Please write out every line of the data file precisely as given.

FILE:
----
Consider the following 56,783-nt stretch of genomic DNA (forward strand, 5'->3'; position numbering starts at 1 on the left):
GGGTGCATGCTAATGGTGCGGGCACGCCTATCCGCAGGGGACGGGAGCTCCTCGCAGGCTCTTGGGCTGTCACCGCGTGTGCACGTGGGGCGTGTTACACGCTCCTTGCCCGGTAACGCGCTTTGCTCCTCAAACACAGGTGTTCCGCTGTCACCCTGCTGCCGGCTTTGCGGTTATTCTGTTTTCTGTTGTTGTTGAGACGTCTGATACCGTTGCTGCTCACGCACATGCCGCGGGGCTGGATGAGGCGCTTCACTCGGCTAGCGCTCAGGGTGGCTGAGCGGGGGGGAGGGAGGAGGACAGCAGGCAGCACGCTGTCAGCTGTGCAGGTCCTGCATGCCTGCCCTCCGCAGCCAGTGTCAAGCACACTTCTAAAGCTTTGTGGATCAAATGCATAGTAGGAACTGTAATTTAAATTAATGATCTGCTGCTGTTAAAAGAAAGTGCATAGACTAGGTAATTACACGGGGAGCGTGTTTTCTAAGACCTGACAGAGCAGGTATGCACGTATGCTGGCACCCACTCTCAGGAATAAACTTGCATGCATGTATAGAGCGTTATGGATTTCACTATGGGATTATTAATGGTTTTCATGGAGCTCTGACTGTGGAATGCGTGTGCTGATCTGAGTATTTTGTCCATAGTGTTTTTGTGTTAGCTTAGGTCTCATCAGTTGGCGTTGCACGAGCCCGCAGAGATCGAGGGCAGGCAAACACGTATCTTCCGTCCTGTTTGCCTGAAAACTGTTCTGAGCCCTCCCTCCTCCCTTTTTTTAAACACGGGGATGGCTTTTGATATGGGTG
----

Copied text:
Consider the following 56,783-nt stretch of genomic DNA (forward strand, 5'->3'; position numbering starts at 1 on the left):
GGGTGCATGCTAATGGTGCGGGCACGCCTATCCGCAGGGGACGGGAGCTCCTCGCAGGCTCTTGGGCTGTCACCGCGTGTGCACGTGGGGCGTGTTACACGCTCCTTGCCCGGTAACGCGCTTTGCTCCTCAAACACAGGTGTTCCGCTGTCACCCTGCTGCCGGCTTTGCGGTTATTCTGTTTTCTGTTGTTGTTGAGACGTCTGATACCGTTGCTGCTCACGCACATGCCGCGGGGCTGGATGAGGCGCTTCACTCGGCTAGCGCTCAGGGTGGCTGAGCGGGGGGGAGGGAGGAGGACAGCAGGCAGCACGCTGTCAGCTGTGCAGGTCCTGCATGCCTGCCCTCCGCAGCCAGTGTCAAGCACACTTCTAAAGCTTTGTGGATCAAATGCATAGTAGGAACTGTAATTTAAATTAATGATCTGCTGCTGTTAAAAGAAAGTGCATAGACTAGGTAATTACACGGGGAGCGTGTTTTCTAAGACCTGACAGAGCAGGTATGCACGTATGCTGGCACCCACTCTCAGGAATAAACTTGCATGCATGTATAGAGCGTTATGGATTTCACTATGGGATTATTAATGGTTTTCATGGAGCTCTGACTGTGGAATGCGTGTGCTGATCTGAGTATTTTGTCCATAGTGTTTTTGTGTTAGCTTAGGTCTCATCAGTTGGCGTTGCACGAGCCCGCAGAGATCGAGGGCAGGCAAACACGTATCTTCCGTCCTGTTTGCCTGAAAACTGTTCTGAGCCCTCCCTCCTCCCTTTTTTTAAACACGGGGATGGCTTTTGATATGGGTG